Jean-Georges’s fried rice

Fusion cuisine seems to have fallen out of favor. Or, rather, the term has. Mixing together ingredients and techniques from different culinary traditions is now so routine that it is hardly worth remarking upon – or giving it a name. Everyone does it. More often than not it is some Asian ingredient – konbu, fish sauce, gochujang, or whatever the latest trend dictates – that finds itself in a typical ‘Western’ dish. This sometimes works very well (e.g., yuzu cocktails). But often it fails, on occasion spectacularly so (such as the inexplicably popular foie gras xiaolongbao at Annisa). What I’ve come to realize is that it takes serious talent to be able to successfully marry very different cooking traditions.

The best ‘fusion’ cooking is not only delicious, but also unobtrusive (as opposed to the more common in-your-face style). It also tends to be very simple. Alas, only a few can pull it off and I consider myself lucky to live in New York where a number of such chefs ply their trade, none more so than Jean-Georges Vongerichten. Mr. Vongerichten, a classically-trained French chef, is famously good at this and today’s recipe (via Mark Bittman) is a perfect example of his style of cooking. Don’t let the simplicity of the dish dissuade you from making it. You’ll be surprised by just how tasty it is!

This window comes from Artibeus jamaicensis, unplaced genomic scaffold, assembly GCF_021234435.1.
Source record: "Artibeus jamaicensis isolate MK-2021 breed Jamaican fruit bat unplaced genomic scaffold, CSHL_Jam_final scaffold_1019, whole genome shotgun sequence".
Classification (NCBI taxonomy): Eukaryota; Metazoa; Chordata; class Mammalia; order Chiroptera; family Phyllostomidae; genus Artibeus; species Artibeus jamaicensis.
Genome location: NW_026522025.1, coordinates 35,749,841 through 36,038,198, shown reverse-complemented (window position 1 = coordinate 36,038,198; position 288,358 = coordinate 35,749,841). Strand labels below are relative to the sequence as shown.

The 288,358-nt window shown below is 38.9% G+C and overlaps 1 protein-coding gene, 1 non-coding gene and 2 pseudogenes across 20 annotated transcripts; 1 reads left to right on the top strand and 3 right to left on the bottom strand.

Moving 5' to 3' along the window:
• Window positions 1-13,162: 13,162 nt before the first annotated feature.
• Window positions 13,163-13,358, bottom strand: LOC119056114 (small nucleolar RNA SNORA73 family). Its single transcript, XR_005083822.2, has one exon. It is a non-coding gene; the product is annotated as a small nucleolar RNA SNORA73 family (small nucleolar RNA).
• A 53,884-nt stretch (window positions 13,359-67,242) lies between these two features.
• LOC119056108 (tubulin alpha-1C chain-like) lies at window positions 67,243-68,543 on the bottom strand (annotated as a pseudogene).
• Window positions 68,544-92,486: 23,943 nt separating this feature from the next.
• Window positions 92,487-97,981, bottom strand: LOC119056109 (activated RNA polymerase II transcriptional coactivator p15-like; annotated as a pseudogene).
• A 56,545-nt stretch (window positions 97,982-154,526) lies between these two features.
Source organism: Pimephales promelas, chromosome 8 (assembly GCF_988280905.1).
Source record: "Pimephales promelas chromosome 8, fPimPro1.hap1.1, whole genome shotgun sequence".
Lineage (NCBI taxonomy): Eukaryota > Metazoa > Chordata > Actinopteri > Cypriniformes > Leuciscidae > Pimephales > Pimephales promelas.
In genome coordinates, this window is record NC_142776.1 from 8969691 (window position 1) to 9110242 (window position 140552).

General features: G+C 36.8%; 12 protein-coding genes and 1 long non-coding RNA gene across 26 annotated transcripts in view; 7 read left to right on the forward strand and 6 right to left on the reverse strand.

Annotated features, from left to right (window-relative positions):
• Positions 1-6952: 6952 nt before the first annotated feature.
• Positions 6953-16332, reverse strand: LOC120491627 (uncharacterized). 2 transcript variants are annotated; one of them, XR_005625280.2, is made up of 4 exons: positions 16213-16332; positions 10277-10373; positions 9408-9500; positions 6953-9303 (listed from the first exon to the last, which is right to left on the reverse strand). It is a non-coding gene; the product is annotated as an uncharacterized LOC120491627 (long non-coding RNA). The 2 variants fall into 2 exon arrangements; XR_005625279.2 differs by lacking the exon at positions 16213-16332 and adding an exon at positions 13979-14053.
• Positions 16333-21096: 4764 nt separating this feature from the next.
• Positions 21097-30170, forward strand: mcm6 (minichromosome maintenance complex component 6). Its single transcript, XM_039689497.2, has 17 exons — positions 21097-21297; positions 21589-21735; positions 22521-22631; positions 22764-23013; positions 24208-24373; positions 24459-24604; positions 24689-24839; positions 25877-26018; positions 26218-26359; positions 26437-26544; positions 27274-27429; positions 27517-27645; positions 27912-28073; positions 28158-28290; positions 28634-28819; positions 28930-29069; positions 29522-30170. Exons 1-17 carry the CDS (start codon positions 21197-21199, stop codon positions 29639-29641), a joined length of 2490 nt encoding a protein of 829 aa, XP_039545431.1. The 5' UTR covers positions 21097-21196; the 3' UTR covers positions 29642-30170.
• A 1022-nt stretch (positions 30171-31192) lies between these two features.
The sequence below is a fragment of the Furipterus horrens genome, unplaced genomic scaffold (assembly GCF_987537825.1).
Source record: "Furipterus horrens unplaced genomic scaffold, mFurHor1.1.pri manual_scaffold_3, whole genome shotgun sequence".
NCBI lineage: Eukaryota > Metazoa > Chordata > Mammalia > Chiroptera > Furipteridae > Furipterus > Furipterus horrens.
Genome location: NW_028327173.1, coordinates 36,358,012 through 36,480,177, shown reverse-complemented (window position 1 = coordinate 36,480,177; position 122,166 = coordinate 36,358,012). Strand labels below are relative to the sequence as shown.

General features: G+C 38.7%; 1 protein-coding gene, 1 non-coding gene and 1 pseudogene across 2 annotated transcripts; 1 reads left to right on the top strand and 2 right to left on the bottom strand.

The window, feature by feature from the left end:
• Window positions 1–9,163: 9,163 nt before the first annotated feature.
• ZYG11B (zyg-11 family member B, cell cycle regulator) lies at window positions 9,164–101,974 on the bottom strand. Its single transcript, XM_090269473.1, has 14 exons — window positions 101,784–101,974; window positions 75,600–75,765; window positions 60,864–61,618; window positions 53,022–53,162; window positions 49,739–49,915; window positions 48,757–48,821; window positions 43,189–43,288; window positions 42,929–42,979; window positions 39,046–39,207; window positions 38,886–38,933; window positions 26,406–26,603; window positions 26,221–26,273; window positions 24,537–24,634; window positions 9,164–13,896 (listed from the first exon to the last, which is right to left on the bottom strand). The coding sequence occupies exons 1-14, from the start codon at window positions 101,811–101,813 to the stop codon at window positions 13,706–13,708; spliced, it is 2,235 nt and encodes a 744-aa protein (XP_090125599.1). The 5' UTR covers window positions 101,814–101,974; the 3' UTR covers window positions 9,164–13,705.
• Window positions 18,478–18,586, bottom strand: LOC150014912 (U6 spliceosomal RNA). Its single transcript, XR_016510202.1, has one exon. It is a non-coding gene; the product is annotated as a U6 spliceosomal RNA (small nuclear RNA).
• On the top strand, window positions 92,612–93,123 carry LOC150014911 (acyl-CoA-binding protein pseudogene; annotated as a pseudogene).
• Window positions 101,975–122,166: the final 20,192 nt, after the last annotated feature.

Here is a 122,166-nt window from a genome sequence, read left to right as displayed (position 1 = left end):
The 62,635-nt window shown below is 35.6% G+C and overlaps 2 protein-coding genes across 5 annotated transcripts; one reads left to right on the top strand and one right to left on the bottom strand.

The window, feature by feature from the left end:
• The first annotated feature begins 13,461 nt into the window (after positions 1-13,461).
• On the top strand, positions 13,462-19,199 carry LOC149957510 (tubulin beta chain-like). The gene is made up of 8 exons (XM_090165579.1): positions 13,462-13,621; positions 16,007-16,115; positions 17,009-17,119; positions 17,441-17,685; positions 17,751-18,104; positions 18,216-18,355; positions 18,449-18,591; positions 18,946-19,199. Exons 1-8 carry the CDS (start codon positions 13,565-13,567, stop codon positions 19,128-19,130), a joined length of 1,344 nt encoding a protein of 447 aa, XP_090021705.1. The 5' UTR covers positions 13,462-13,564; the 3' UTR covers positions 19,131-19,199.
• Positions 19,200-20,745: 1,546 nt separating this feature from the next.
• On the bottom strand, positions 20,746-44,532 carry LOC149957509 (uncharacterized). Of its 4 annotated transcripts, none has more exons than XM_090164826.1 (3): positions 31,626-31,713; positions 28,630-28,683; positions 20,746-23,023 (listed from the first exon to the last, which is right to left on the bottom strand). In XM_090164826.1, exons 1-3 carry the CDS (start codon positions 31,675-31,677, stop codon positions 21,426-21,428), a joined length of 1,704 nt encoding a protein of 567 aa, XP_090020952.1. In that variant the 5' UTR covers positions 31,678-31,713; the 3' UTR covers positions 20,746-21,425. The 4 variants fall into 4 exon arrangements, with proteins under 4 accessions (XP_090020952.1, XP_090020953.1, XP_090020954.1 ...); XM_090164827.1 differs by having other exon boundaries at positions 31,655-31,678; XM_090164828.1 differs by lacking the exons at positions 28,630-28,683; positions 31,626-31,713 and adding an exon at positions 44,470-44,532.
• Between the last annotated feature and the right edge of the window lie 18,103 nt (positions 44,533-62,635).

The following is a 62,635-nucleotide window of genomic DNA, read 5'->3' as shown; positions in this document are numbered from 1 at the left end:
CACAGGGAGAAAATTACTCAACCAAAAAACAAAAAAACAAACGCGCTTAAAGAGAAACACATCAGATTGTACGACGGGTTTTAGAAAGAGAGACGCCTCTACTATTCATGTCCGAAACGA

Jean-Georges's fried rice
Prep time: 
Cook time: 
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Serves: 2
  • 2 tbsp (plus 1 tsp) canola or other neutral oil
  • 2 tbsp minced garlic
  • 2 tbsp minced ginger
  • 1 leek, thinly sliced (white and light green parts only)
  • 2 cups cooked short-grain rice (make it a day earlier and refrigerate overnight)
  • 2 eggs
  • 2 tsp sesame oil
  • 2 tsp soy sauce
  • salt to taste
  1. Take rice out of fridge and bring to room temperature
  2. Heat 2 tbsp oil in a large skillet over medium-high. Its best to do this in a small spot near the edge and to position the skillet so that the heat source is directly underneath the oil. Stir the garlic and ginger into the oil and fry until golden brown. You may have to stir frequently to prevent sticking. Be careful not to burn the garlic/ginger. Scoop out with a slotted spoon and set aside on a paper-towel lined plate.
  3. Place the skillet back on the stove and slowly cook the leeks over medium-low for about 4-5 minutes until softened. Add a pinch of salt, mix, and add the rice. I like to crumble it in with my hands so as to break up any clumps. Cook until the rice is heated through. Taste for salt and set aside.
  4. While the rice is heating up, heat ½ tsp oil in a small skillet. Break the egg into the skillet and fry, sunny side up, until the edge is slightly browned and crispy but the yolk is still runny. Repeat with the other egg.
  5. To serve, divide rice between two plates and carefully slide the fried eggs over them. Drizzle on the soy sauce and sesame oil. Garnish with the ginger and garlic and serve hot.

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